Example: Pima Animal Care Center formed a partnership with three memory care (assisted living) centers. This partnership involved the residents of the facility fostering kittens. It was a fantastic partnership and led to the organization receiving several large grants and lots of national attention. However, there were challenges, too. Staff had to select and transport kittens, volunteers were needed to train the residents and memory care staff, and the hardest part was when kittens got sick or had other issues and had to come back to the shelter for care. The shelter felt the benefit was worth the challenges, but eventually, the partnership became too labor-intensive to be sustainable on a large scale. If the organization invested dedicated staff and volunteers before this point, they could have grown the partnership, but they chose to reduce the size of this program and pursue less labor-intensive partnerships instead.
Example: A small, rural shelter wanted to form a partnership to provide emergency boarding to pet owners who needed to be hospitalized and had no one to care for their pets. They partnered with a local boarding facility and provided vouchers for up to 30 days of boarding for qualifying individuals. They wrote an MOU with the boarding facility and both parties agreed on the terms. They printed numbered vouchers and the staff could give them out to people who met the criteria. The manager ensured only a certain number of vouchers were used each month. This was easy for the shelter and resulted in 120 animals being boarded (in lieu of shelter surrender) in a one-year period.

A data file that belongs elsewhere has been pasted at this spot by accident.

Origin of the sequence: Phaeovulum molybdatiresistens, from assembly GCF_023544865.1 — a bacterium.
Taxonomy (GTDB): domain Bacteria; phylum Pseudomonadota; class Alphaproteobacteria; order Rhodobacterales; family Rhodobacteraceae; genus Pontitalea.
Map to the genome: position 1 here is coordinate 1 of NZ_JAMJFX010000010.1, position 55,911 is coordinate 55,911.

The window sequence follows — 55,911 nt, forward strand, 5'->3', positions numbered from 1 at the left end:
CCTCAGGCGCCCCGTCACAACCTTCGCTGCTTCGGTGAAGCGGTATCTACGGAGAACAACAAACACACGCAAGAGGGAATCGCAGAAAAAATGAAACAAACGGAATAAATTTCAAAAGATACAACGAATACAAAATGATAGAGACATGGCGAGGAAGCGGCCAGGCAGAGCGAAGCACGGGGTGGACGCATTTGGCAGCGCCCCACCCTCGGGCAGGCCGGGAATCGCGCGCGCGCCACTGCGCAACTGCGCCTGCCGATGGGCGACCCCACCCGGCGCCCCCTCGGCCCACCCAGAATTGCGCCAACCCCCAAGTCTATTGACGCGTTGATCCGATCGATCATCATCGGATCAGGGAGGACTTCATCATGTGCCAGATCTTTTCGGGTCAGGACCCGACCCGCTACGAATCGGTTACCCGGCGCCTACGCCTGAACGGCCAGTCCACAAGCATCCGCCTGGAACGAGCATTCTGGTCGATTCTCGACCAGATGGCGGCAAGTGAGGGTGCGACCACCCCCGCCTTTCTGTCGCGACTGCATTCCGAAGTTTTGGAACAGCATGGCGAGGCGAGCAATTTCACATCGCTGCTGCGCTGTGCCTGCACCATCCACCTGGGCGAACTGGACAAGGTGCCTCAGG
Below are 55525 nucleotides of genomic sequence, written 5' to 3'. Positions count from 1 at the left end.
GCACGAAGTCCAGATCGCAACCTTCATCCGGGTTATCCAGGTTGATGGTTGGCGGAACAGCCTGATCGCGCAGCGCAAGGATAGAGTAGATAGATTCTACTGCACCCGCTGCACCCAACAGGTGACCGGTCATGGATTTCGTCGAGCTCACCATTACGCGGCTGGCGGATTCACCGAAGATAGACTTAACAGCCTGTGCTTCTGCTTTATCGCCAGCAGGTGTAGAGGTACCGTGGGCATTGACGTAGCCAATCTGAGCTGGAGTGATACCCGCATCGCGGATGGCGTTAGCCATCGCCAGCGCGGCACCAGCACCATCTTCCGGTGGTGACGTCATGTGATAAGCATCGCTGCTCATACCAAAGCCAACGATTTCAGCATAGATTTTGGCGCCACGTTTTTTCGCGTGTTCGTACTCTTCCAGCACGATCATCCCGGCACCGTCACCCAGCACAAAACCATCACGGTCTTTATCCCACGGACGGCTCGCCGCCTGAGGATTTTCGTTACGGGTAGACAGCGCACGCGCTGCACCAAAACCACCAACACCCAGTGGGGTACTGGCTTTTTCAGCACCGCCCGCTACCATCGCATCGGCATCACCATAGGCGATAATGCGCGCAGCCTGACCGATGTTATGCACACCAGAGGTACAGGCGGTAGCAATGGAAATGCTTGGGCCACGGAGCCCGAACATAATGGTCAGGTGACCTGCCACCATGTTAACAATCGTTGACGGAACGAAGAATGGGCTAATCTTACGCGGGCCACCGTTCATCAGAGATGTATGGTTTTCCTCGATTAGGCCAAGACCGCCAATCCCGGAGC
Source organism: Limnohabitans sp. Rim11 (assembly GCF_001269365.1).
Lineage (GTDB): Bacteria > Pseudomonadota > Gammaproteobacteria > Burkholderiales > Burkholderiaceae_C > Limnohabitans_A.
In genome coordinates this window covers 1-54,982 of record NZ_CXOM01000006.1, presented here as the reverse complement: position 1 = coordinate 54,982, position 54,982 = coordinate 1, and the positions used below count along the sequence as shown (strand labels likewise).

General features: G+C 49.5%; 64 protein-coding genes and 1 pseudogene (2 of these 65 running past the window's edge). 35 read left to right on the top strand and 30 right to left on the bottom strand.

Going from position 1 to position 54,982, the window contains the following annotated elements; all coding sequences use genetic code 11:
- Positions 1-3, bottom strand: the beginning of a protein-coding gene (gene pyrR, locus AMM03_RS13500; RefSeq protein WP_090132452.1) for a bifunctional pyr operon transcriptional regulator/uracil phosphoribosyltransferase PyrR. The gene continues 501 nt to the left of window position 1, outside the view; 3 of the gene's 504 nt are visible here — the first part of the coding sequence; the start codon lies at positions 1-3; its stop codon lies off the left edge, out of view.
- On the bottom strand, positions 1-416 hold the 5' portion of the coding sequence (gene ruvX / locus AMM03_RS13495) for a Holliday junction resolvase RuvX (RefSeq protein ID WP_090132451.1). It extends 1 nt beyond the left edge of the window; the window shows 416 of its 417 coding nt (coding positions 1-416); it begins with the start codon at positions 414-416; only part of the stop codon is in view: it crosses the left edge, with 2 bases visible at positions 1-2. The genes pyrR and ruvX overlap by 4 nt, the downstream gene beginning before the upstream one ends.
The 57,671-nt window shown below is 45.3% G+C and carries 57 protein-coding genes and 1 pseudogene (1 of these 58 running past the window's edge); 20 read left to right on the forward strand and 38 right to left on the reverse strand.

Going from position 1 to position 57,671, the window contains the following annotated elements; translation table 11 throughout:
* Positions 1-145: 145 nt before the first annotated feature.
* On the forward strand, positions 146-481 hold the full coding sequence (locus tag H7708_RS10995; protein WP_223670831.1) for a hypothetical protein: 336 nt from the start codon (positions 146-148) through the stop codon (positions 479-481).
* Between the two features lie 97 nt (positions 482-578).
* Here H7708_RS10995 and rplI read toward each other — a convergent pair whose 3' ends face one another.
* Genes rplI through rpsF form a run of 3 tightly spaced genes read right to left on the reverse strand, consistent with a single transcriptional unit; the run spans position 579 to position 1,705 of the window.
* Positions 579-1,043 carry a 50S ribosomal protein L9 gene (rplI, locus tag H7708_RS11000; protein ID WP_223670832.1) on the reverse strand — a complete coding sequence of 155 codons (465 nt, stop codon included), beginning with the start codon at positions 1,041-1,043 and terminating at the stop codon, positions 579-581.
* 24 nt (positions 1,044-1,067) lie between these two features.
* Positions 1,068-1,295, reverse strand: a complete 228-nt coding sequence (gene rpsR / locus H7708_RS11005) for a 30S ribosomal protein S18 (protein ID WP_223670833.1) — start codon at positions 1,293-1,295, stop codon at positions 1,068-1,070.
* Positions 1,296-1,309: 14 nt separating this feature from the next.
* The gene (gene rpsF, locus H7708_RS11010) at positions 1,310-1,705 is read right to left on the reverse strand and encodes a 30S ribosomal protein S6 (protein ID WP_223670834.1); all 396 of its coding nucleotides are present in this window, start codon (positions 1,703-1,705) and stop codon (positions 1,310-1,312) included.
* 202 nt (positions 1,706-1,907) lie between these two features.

For a more advanced understanding of community partnerships check out this partnership readiness assessment.
Gateway Pet Guardians partnered with a local neighborhood program to host a doghouse build though their after-school program for pets in their community.
San Diego Humane Society partners with the San Diego Department of Animal Services to ensure a coordinated response for those in need of resources due to wildfire evacuation.
Charlotte-Mecklenburg Animal Care and Control partnered with their local Food Bank on a drive through vaccine clinic.
El Paso Animal Services partnered with El Paso Parks and Recreation and El Paso County Nutrition Program by offering free pet food, microchips and vaccinations to seniors and their pets.
Greenville County Animal Care partnered with Service Dogs for Veterans to take animals from the shelter and train them to be veteran companions.
Cabot Animal Support Services partners with a local lumber yard to provide fencing repair equipment for people who need their fences repaired in order to keep pets from escaping.
Guilford County Animal Services partnered with HealthTeam Advantage to help homebound seniors in their Meals on Wheels Pet Partnership Program.
Humane Rescue Alliance partnered with numerous organizations in their community to deliver pet food and supplies to residents in need during COVID-19.
Humane Rescue Alliance partners with local domestic violence service providers in order to provide support for DV survivors and their pets through their Safe Haven Program.
LifeLine Animal Project partners with Pets for Patriots to provide free adoptions to its members along with gift cards for essential care.
Animal Protection Association of Missouri partners with GoodPup to offer one week of free training for new adoptions to help solidify the human-animal bond.
Jacksonville Humane Society partnered with local veterinarians and good samaritans to reduce the number of kittens entering the shelter system.
Palm Valley Animal Society has an ongoing partnership with their local veterinarians from Banfield in order to host their low-cost community clinic, every 2nd Saturday of the month.
Find graphics, storytelling ideas, and ways you can support implementing Pet Support Services as marketing staff.
Increase funding to support your mission of supporting more people and pets.
Risk Tolerance, as a value in animal services, is built on the idea that non-profit organizations should nurture growth within their organizations to be able to address the most urgent needs of people and animals in such a way that the impact can be absorbed.